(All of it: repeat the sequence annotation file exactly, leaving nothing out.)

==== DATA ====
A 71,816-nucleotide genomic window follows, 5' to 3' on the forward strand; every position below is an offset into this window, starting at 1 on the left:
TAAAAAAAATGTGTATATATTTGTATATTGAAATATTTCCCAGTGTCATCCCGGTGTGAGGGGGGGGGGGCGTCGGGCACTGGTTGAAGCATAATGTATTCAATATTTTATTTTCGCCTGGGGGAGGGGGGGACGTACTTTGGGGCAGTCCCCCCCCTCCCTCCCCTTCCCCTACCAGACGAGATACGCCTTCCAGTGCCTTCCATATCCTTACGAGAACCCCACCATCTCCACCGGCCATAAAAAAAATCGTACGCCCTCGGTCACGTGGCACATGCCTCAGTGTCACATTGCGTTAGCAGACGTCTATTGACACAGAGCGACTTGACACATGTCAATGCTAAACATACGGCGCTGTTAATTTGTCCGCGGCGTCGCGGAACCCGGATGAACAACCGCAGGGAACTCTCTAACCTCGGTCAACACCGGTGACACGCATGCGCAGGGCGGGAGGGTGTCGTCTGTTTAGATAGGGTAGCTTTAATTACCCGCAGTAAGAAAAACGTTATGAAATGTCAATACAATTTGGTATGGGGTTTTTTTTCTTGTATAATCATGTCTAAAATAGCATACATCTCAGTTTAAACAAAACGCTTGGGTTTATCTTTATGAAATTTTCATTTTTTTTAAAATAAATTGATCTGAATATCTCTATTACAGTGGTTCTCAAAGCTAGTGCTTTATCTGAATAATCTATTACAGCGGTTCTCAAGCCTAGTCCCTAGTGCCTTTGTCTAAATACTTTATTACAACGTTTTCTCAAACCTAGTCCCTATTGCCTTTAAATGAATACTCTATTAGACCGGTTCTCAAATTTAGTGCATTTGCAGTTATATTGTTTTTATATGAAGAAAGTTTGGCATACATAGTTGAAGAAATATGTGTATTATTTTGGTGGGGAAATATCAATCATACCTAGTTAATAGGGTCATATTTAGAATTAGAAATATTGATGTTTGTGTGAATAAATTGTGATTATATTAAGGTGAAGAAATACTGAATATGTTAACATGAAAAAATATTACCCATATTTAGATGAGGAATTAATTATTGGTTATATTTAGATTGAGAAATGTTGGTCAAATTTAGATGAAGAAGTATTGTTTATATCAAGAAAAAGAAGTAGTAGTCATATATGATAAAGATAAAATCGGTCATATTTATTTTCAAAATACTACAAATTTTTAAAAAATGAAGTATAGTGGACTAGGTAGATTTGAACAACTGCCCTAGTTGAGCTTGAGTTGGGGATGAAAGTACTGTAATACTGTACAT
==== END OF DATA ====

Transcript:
A 71,816-nucleotide genomic window follows, 5' to 3' on the forward strand; every position below is an offset into this window, starting at 1 on the left:
TAAAAAAAATGTGTATATATTTGTATATTGAAATATTTCCCAGTGTCATCCCGGTGTGAGGGGGGGGGGGCGTCGGGCACTGGTTGAAGCATAATGTATTCAATATTTTATTTTCGCCTGGGGGAGGGGGGGACGTACTTTGGGGCAGTCCCCCCCCTCCCTCCCCTTCCCCTACCAGACGAGATACGCCTTCCAGTGCCTTCCATATCCTTACGAGAACCCCACCATCTCCACCGGCCATAAAAAAAATCGTACGCCCTCGGTCACGTGGCACATGCCTCAGTGTCACATTGCGTTAGCAGACGTCTATTGACACAGAGCGACTTGACACATGTCAATGCTAAACATACGGCGCTGTTAATTTGTCCGCGGCGTCGCGGAACCCGGATGAACAACCGCAGGGAACTCTCTAACCTCGGTCAACACCGGTGACACGCATGCGCAGGGCGGGAGGGTGTCGTCTGTTTAGATAGGGTAGCTTTAATTACCCGCAGTAAGAAAAACGTTATGAAATGTCAATACAATTTGGTATGGGGTTTTTTTTCTTGTATAATCATGTCTAAAATAGCATACATCTCAGTTTAAACAAAACGCTTGGGTTTATCTTTATGAAATTTTCATTTTTTTTAAAATAAATTGATCTGAATATCTCTATTACAGTGGTTCTCAAAGCTAGTGCTTTATCTGAATAATCTATTACAGCGGTTCTCAAGCCTAGTCCCTAGTGCCTTTGTCTAAATACTTTATTACAACGTTTTCTCAAACCTAGTCCCTATTGCCTTTAAATGAATACTCTATTAGACCGGTTCTCAAATTTAGTGCATTTGCAGTTATATTGTTTTTATATGAAGAAAGTTTGGCATACATAGTTGAAGAAATATGTGTATTATTTTGGTGGGGAAATATCAATCATACCTAGTTAATAGGGTCATATTTAGAATTAGAAATATTGATGTTTGTGTGAATAAATTGTGATTATATTAAGGTGAAGAAATACTGAATATGTTAACATGAAAAAATATTACCCATATTTAGATGAGGAATTAATTATTGGTTATATTTAGATTGAGAAATGTTGGTCAAATTTAGATGAAGAAGTATTGTTTATATCAAGAAAAAGAAGTAGTAGTCATATATGATAAAGATAAAATCGGTCATATTTATTTTCAAAATACTACAAATTTTTAAAAAATGAAGTATAGTGGACTAGGTAGATTTGAACAACTGCCCTAGTTGAGCTTGAGTTGGGGATGAAAGTACTGTAATACTGTACAT